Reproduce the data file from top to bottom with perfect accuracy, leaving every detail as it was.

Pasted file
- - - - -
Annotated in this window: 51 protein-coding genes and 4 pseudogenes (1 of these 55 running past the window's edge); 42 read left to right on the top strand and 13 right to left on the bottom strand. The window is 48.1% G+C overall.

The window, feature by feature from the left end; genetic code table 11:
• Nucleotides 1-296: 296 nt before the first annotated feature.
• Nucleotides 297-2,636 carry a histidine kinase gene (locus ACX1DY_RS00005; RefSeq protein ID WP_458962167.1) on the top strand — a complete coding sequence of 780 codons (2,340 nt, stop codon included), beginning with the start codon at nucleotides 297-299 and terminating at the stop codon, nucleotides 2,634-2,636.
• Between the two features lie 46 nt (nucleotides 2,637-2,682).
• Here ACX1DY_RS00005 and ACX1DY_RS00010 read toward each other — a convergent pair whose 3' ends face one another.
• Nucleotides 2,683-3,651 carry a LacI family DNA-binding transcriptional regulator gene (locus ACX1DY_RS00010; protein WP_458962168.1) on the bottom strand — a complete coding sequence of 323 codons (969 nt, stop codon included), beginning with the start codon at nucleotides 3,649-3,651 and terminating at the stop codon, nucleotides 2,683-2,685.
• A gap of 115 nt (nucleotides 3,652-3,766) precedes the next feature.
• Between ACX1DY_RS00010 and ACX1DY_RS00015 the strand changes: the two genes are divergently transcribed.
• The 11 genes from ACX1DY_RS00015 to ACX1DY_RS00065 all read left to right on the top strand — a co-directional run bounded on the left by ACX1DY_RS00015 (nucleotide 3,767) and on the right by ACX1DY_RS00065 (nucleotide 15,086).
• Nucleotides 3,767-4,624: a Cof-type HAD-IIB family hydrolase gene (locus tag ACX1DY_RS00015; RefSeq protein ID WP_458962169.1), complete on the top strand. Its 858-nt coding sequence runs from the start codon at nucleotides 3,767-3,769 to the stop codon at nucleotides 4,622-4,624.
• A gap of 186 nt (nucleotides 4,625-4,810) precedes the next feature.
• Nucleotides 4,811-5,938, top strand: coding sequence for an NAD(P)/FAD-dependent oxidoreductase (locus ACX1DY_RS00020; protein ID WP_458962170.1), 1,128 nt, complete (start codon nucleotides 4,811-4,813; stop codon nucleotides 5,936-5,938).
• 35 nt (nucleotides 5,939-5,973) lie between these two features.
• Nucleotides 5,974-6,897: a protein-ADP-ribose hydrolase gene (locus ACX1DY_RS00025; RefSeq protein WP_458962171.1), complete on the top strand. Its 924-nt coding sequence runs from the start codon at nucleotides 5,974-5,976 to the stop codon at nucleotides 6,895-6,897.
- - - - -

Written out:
Annotated in this window: 51 protein-coding genes and 4 pseudogenes (1 of these 55 running past the window's edge); 42 read left to right on the top strand and 13 right to left on the bottom strand. The window is 48.1% G+C overall.

The window, feature by feature from the left end; genetic code table 11:
• Nucleotides 1-296: 296 nt before the first annotated feature.
• Nucleotides 297-2,636 carry a histidine kinase gene (locus ACX1DY_RS00005; RefSeq protein ID WP_458962167.1) on the top strand — a complete coding sequence of 780 codons (2,340 nt, stop codon included), beginning with the start codon at nucleotides 297-299 and terminating at the stop codon, nucleotides 2,634-2,636.
• Between the two features lie 46 nt (nucleotides 2,637-2,682).
• Here ACX1DY_RS00005 and ACX1DY_RS00010 read toward each other — a convergent pair whose 3' ends face one another.
• Nucleotides 2,683-3,651 carry a LacI family DNA-binding transcriptional regulator gene (locus ACX1DY_RS00010; protein WP_458962168.1) on the bottom strand — a complete coding sequence of 323 codons (969 nt, stop codon included), beginning with the start codon at nucleotides 3,649-3,651 and terminating at the stop codon, nucleotides 2,683-2,685.
• A gap of 115 nt (nucleotides 3,652-3,766) precedes the next feature.
• Between ACX1DY_RS00010 and ACX1DY_RS00015 the strand changes: the two genes are divergently transcribed.
• The 11 genes from ACX1DY_RS00015 to ACX1DY_RS00065 all read left to right on the top strand — a co-directional run bounded on the left by ACX1DY_RS00015 (nucleotide 3,767) and on the right by ACX1DY_RS00065 (nucleotide 15,086).
• Nucleotides 3,767-4,624: a Cof-type HAD-IIB family hydrolase gene (locus tag ACX1DY_RS00015; RefSeq protein ID WP_458962169.1), complete on the top strand. Its 858-nt coding sequence runs from the start codon at nucleotides 3,767-3,769 to the stop codon at nucleotides 4,622-4,624.
• A gap of 186 nt (nucleotides 4,625-4,810) precedes the next feature.
• Nucleotides 4,811-5,938, top strand: coding sequence for an NAD(P)/FAD-dependent oxidoreductase (locus ACX1DY_RS00020; protein ID WP_458962170.1), 1,128 nt, complete (start codon nucleotides 4,811-4,813; stop codon nucleotides 5,936-5,938).
• 35 nt (nucleotides 5,939-5,973) lie between these two features.
• Nucleotides 5,974-6,897: a protein-ADP-ribose hydrolase gene (locus ACX1DY_RS00025; RefSeq protein WP_458962171.1), complete on the top strand. Its 924-nt coding sequence runs from the start codon at nucleotides 5,974-5,976 to the stop codon at nucleotides 6,895-6,897.